The procedure for conversion to a DAC involves amending the existing Memorandum & Articles of Association of a company by inserting a clause to state the company is a DAC, registered under Part 16 of the Companies Act, 2014.  Changing the company name from “Limited” to “Designated Activity Company” and adopting by way of special resolution.  The decision to convert to a DAC must then be passed by the shareholders by way of an ordinary resolution no later than 3 months before the end of the transition period.  The ordinary resolution will be filed with Form N2 in the Companies Registration Office who will then issue a new Certificate of Incorporation.

It is important to note that were the Directors receive notice from 25%+ of the shareholders of their desire to convert to a DAC, or they receive a court order, a resolution of the Directors will suffice for the conversion to go ahead.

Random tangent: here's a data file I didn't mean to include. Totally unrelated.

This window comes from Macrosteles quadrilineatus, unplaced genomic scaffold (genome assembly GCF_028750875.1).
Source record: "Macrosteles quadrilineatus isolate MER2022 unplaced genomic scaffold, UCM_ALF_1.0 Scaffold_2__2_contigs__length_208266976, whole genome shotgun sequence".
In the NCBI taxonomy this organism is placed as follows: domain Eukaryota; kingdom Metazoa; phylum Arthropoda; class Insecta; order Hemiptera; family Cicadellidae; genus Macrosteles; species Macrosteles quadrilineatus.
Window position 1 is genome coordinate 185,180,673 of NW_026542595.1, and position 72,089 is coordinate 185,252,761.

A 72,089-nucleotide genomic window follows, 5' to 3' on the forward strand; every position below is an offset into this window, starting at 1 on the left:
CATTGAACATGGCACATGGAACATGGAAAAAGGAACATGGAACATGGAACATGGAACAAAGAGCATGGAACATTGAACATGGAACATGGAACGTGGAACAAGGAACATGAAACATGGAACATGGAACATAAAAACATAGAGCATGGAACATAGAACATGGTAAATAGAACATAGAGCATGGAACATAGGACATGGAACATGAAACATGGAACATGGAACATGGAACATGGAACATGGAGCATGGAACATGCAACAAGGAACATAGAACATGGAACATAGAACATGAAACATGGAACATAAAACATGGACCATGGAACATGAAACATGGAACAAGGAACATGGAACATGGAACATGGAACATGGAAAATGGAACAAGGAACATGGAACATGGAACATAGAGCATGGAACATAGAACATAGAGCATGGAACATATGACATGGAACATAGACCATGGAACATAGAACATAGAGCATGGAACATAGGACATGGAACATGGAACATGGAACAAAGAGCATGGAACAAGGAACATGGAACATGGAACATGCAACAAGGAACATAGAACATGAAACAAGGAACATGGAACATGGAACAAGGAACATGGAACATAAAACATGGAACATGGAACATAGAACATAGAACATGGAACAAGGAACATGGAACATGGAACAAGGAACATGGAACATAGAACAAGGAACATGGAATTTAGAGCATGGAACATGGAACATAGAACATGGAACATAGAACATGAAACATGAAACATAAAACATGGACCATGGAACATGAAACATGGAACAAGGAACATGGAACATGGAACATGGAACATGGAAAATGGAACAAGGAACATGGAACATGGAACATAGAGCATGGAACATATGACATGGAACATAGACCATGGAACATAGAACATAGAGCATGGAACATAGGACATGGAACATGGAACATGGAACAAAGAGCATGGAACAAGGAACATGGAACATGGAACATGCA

WAIT UNTIL THE END OF THE TRANSITION PERIOD?

A company that fails to make an election to convert to either of the new private limited company types after 18 months of the commencement of the Act will automatically be re-registered as the LTD company type by default and will be issued a new Certificate of Incorporation. 

These companies will be deemed to have a one document constitution comprising of its existing Memorandum & Articles of Association excluding the objects clause and any clause prohibiting alteration to its Memorandum & Articles of Association.  Further, any article that is in contravention of the provisions of the new Act will automatically be void.

Doing nothing during the 18 month transition period is advised against as it may result in a series of damaging repercussions such as;

  • Shareholders and certain creditors could submit a claim to the court on the grounds that they have been prejudiced by the directors failure to act;

  • The demonstration of poor corporate governance could negatively impacts on dealings with banks, potential investors, Enterprise boards and any other third parties;

  • The articles will have to be reviewed on each occasion a transaction is anticipated to make sure that an article to be relied on has not been automatically voided which will stall decision making.

Accordingly, it is in a company’s best interest to make an informed decision as to which company type they should convert to before the end of the transition period and to ensure the appropriate course of action to convert is taken.